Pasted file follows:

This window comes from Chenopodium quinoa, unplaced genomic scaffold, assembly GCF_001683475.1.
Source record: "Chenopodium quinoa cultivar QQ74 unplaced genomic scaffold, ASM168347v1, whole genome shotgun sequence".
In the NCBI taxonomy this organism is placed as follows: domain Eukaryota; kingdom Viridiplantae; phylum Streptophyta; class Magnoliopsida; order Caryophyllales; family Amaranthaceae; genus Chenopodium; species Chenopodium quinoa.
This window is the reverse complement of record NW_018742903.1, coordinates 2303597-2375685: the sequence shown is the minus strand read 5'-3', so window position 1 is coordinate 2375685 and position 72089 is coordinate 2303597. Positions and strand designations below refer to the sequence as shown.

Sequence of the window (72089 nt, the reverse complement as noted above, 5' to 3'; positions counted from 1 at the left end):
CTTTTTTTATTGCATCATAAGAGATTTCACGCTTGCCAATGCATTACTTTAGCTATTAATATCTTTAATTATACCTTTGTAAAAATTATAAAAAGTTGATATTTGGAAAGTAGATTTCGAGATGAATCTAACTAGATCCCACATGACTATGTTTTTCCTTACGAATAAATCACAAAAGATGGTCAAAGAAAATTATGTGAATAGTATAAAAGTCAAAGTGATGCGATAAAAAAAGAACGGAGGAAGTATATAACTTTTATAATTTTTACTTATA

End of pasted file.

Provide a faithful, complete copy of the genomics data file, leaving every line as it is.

This window comes from Chenopodium quinoa, unplaced genomic scaffold, assembly GCF_001683475.1.
Source record: "Chenopodium quinoa cultivar QQ74 unplaced genomic scaffold, ASM168347v1, whole genome shotgun sequence".
In the NCBI taxonomy this organism is placed as follows: domain Eukaryota; kingdom Viridiplantae; phylum Streptophyta; class Magnoliopsida; order Caryophyllales; family Amaranthaceae; genus Chenopodium; species Chenopodium quinoa.
This window is the reverse complement of record NW_018742903.1, coordinates 2303597-2375685: the sequence shown is the minus strand read 5'-3', so window position 1 is coordinate 2375685 and position 72089 is coordinate 2303597. Positions and strand designations below refer to the sequence as shown.

Sequence of the window (72089 nt, the reverse complement as noted above, 5' to 3'; positions counted from 1 at the left end):
CTTTTTTTATTGCATCATAAGAGATTTCACGCTTGCCAATGCATTACTTTAGCTATTAATATCTTTAATTATACCTTTGTAAAAATTATAAAAAGTTGATATTTGGAAAGTAGATTTCGAGATGAATCTAACTAGATCCCACATGACTATGTTTTTCCTTACGAATAAATCACAAAAGATGGTCAAAGAAAATTATGTGAATAGTATAAAAGTCAAAGTGATGCGATAAAAAAAGAACGGAGGAAGTATATAACTTTTATAATTTTTACTTATA